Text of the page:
Yesterday was basically a blur. Yes, I got to fly business class, and sit in a barca-lounger seat, but we had turbulence over the middle of the Atlanctic (?) and I didn't sleep much.
One thing I do remember from the flight was having a plastic knife but a real metal fork. What's the point of that? Americans and their government are stupid.
At the airport in Frankfurt I was surprised to find the baggage claim area had signs that said "Smoke Free Terminal", although I had seen people smoking in other areas before we got to that place. They have their priorities in order: no smoking, but the airport has a branch of the Beate Uhse chain where you can buy porn and dildos.
We had a rather mediocre lunch at an atmospheric little place in Eberbach, a town most famous for being the place where Queen Victoria was conceived. Let's not think about proof on that one. The most distinctive thing about lunch was the fact the the preisel berry sauce served with my Hirschbraten (venison) was topped with whipped cream.
We spent the night in Gundelsheim, a very beautiful little city on the Neckar, at the Hotel Restaurant Zum Lamm. The owner/chef, Fritz Schmid, is a good cook and a total wacko. There are a lot of pictures scattered about of him at his various hobbies -- cooking, antique cars, etc. There's a sort of vanity zine about him and his adventures on the table when you sit down for a meal. We were totally worn out, and managed to stay up until 10pm before we went to bed. Unfortunately, we seemed to be staying in the loudest town in Germany. There had been a festival the previous weekend, and people were tearing down the kiosk on our street when we tried to take a nap earlier in the afternoon. At midnight, the bells of the Catholic church down the street rang about 25 times, and then at 6am the bells rang for a good 5 minutes to get people up for mass. Similar, shorter peals o' bells occured every 15 or 30 minutes after that.
At breakfast we sat under a relief of a 16th century noble, probably to the Wars of Religion, inscribed with the phrase "As he said to him, you can lick my ass." I just love history.
We then hopped on the Authobahn (normally we prefer smaller, slower roads for the scenery) to head towards the Tirol (Austria). At Sindfeldingen there was an awesome rest stop with several restaurants and fake metal sunflowers at the entrance. We had a quick lunch of sandwiches at another one near Ulm. It was spotless and well-designed, with tables outside for people to bring food they had
brought, or purchased at the cafe.
I'm struck by the amount of activity and maintenance one sees, even on smaller roads and in smaller towns. My immediate response was "this is a nation of busy bees." Everywhere you look someone's sweeping up leaves, or fixing the perfect roads, or taking a brush and scrubbing the street in front of a house. (I'm not kidding -- I've seen the street scrubbing more than once since I arrived.) In the Alps, the roads are immaculate, and it's obvious even in pretty remote areas that people trim the grass near the roads and prune the trees.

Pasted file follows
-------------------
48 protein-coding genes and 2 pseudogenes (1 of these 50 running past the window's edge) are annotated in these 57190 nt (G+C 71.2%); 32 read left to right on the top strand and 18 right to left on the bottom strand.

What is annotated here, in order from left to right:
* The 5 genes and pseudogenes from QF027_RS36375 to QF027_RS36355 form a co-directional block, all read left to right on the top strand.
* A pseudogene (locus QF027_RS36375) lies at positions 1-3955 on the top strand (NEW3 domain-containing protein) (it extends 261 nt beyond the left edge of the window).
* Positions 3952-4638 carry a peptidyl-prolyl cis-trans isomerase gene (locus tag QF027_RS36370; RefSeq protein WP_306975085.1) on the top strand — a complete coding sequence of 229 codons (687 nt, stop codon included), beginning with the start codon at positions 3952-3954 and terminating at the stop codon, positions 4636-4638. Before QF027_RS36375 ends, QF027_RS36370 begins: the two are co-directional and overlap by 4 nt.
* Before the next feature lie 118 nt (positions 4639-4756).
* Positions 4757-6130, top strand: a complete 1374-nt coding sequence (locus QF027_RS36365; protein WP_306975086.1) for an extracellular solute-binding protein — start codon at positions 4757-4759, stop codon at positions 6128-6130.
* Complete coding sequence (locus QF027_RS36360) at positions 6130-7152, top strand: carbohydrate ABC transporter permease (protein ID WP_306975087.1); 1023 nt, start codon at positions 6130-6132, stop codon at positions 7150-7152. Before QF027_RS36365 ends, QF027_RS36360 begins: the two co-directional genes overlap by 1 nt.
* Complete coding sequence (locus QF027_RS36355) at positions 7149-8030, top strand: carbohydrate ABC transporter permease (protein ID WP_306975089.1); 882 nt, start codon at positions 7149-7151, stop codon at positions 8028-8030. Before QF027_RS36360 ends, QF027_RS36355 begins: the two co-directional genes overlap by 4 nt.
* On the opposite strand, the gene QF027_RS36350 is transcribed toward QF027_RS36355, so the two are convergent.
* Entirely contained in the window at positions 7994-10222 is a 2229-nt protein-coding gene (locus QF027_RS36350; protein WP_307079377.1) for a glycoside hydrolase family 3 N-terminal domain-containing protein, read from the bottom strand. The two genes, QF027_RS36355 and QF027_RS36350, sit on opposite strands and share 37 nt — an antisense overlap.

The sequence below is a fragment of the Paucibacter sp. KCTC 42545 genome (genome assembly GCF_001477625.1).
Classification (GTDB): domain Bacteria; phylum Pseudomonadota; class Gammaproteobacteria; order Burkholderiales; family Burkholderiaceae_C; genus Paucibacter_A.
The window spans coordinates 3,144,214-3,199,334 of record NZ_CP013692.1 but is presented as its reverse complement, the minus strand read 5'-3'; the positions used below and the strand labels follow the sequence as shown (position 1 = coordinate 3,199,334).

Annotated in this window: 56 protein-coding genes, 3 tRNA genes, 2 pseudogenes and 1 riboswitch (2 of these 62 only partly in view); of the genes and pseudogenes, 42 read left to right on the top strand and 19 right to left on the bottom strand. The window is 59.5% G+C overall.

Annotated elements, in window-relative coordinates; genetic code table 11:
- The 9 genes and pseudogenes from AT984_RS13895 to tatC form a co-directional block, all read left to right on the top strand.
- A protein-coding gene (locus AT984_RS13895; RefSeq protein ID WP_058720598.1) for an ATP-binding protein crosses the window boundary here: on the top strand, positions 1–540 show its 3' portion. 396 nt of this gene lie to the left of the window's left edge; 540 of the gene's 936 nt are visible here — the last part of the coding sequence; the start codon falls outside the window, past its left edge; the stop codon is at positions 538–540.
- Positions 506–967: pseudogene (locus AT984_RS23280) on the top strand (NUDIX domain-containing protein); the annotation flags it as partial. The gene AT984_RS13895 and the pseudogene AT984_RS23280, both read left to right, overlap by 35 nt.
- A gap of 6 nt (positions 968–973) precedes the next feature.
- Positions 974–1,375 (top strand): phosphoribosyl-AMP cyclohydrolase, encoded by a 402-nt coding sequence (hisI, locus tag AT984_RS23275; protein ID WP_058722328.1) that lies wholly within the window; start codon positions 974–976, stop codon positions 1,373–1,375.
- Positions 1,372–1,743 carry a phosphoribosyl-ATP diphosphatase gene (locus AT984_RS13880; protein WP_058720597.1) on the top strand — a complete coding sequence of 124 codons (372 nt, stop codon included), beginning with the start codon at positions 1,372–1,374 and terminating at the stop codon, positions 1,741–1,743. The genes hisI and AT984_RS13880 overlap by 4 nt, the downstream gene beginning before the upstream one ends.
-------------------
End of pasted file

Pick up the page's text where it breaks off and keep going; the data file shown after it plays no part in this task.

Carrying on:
Another thing that strikes me is how active people are here, at all ages. I saw a woman today who must have been in her 70s at least, wearing lipstick and riding her bicycle along the bike path near a highway. Another thing I've noticed is how intensely land is used. I've seen plowed fields in the cloverleaf formed by the intersection of two Authobahns, plowed right up the to edge of the road.
We're spending the next four nights at the Pension Waldrast outside of Reutte in the Tirol. When the woman proprietor explained how the radiator worked, James said we're not usually cold. She asked, "Oh, are you from the mountains?" He replied, no we're from New York. Given the date, I was glad to see that she didn't really have a reaction to that bit of information.
We had an awesome dinner tonight at the Hotel Zum Mohren (Hotel Moorish Woman, yes -- nice caricature on the menu). They had great wines by the glass, and a fabulous large woman, built like a 19th century diva, waiting on us. We drank red wines from the area around Krems, and had game and plenty of starches. There was a local crowd at the bar, and it became obvious after a while, giving the cruising views aimed at our table, that a number of the attractive men at the bar were playing for my team. Nothing came of it, and we left for a little walk around the town before heading home. There are bike racks everywhere on the main street of the town (which is part of the Via Claudia), and I haven't seen a chain or lock on any of the bikes. People just ride up and drop them off. Ruette is a beautiful town. A lot of the building are from the 16th century, and there are many Baroque buildings with elaborate wall paintings on the front.
A lot of working class men in Germany and Austria seem to wear earrings these days, generally gold or silver hoops on the left ear.
In honor of 9/11 and NYC, we listened to Copland's "Music for a Great City" in the car -- we brought the CD with us. Pictures of the attack on the WTC, including some pretty disturbing ones of people jumping, are in all the the German/Austrian papers and magazines today. I sort of shivered when I saw the first one at a newstand today, of the fireball from the second plane hitting the tower.